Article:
Hyperblock – Rethinking Cerda’s Legacy

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Urbanization has led to cities being overcrowded and cramped. Barcelona, a city known for its unique planning is slowly becoming a victim of uncontrolled urbanization. It has always been a walled city since it was founded as ‘Barcino’. In the middle ages, with growing urbanization the city couldn’t contain its population so an order was passed to expand the walls. In 1854, to deal with the rapid growth of the city the Spanish government finally gave the order to take down the walls. As soon as the walls were demolished, plans began for the expansion of the city to promote the Ensanche Project (Eixample District) giving rise to the ‘City of Cerda’.

In 1855, Ildefons Cerda’s utopian plan was approved by the central Spanish government. The design envisioned a rationalized open city, with a grid of wide streets. What was unique about Cerda’s grid was the refusal to address hierarchies apart from few exceptions (diagonal avenues and the Gran Via). The goal was to combine rural living (green spaces, ventilation, fresh air, community) and urban living (commerce, facilities, culture) So what made the humanitarian marvel collapse?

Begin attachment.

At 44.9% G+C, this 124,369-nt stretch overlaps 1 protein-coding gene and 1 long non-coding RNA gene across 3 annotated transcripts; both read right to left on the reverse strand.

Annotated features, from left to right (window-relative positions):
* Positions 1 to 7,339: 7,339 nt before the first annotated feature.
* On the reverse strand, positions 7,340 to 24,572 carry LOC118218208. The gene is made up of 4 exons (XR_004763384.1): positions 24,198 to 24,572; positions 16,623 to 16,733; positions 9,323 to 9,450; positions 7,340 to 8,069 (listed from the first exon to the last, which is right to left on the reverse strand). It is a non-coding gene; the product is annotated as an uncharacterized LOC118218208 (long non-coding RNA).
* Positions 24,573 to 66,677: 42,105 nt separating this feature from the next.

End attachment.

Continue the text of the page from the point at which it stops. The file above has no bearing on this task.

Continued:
Cerda imagined a garden city for Barcelona but with the growing demands of the population, the majority of the land was covered for construction. As a result, green spaces disappeared, roads became narrower, provision of sunlight and ventilation and therefore psychological well-being was compromised.
What was once a design to make Barcelona healthier, now has to be dramatically rethought for the same reasons.

A city like Barcelona is meant to attract people. As a result, it is one of the densest cities of Europe. Population density is deemed to grow in the coming years as more and more people are moving to cities in search of better opportunities. Is there an alternative design scheme to attain controlled urbanization?

Cerda 20 invites visionary ideas for redesigning the city with one of the most unique planning, set in the distant future, ‘2050’. The brief is set up to identify what should have been and what it can be in the future.

Pepe Gascón
Principal, Pepe Gascón Arquitectura, Spain
Joan Roig Duran
Architect / Founding Partner, Battle I Roig Arquitectura, Spain
Joaquín Alvado Bañón
Associated Proffesor / Architectural designer, Joaquín Alvado & Associates, Spain